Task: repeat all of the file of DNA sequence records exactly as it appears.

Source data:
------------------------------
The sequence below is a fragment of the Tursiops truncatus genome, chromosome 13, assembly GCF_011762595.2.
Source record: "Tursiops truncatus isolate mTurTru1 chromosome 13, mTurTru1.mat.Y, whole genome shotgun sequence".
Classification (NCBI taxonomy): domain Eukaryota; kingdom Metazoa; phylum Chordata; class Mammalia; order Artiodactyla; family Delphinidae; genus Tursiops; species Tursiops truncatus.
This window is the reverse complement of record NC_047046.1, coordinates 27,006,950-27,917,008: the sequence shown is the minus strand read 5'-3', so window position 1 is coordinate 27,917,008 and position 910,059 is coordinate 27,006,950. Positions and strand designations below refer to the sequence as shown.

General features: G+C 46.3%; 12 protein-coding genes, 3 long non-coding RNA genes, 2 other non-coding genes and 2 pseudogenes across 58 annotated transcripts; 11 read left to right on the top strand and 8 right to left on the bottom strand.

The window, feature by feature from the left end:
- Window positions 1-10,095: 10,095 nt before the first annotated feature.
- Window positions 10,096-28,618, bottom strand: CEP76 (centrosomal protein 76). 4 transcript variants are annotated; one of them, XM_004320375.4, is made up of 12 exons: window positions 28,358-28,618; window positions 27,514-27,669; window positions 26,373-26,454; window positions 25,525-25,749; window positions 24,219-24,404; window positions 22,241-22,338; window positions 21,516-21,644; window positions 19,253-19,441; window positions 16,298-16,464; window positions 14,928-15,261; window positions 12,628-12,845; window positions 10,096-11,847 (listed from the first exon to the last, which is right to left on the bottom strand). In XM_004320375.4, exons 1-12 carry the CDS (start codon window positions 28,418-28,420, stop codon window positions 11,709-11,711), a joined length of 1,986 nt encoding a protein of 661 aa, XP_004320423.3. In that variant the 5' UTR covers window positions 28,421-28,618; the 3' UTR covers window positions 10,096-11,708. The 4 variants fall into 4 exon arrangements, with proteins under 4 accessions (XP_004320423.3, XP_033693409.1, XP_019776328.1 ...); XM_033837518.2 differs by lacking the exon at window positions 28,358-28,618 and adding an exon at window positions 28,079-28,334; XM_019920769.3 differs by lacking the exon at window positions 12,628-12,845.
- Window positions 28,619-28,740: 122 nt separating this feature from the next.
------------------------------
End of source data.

The sequence below is a fragment of the Tursiops truncatus genome, chromosome 13, assembly GCF_011762595.2.
Source record: "Tursiops truncatus isolate mTurTru1 chromosome 13, mTurTru1.mat.Y, whole genome shotgun sequence".
Classification (NCBI taxonomy): domain Eukaryota; kingdom Metazoa; phylum Chordata; class Mammalia; order Artiodactyla; family Delphinidae; genus Tursiops; species Tursiops truncatus.
This window is the reverse complement of record NC_047046.1, coordinates 27,006,950-27,917,008: the sequence shown is the minus strand read 5'-3', so window position 1 is coordinate 27,917,008 and position 910,059 is coordinate 27,006,950. Positions and strand designations below refer to the sequence as shown.

General features: G+C 46.3%; 12 protein-coding genes, 3 long non-coding RNA genes, 2 other non-coding genes and 2 pseudogenes across 58 annotated transcripts; 11 read left to right on the top strand and 8 right to left on the bottom strand.

The window, feature by feature from the left end:
- Window positions 1-10,095: 10,095 nt before the first annotated feature.
- Window positions 10,096-28,618, bottom strand: CEP76 (centrosomal protein 76). 4 transcript variants are annotated; one of them, XM_004320375.4, is made up of 12 exons: window positions 28,358-28,618; window positions 27,514-27,669; window positions 26,373-26,454; window positions 25,525-25,749; window positions 24,219-24,404; window positions 22,241-22,338; window positions 21,516-21,644; window positions 19,253-19,441; window positions 16,298-16,464; window positions 14,928-15,261; window positions 12,628-12,845; window positions 10,096-11,847 (listed from the first exon to the last, which is right to left on the bottom strand). In XM_004320375.4, exons 1-12 carry the CDS (start codon window positions 28,418-28,420, stop codon window positions 11,709-11,711), a joined length of 1,986 nt encoding a protein of 661 aa, XP_004320423.3. In that variant the 5' UTR covers window positions 28,421-28,618; the 3' UTR covers window positions 10,096-11,708. The 4 variants fall into 4 exon arrangements, with proteins under 4 accessions (XP_004320423.3, XP_033693409.1, XP_019776328.1 ...); XM_033837518.2 differs by lacking the exon at window positions 28,358-28,618 and adding an exon at window positions 28,079-28,334; XM_019920769.3 differs by lacking the exon at window positions 12,628-12,845.
- Window positions 28,619-28,740: 122 nt separating this feature from the next.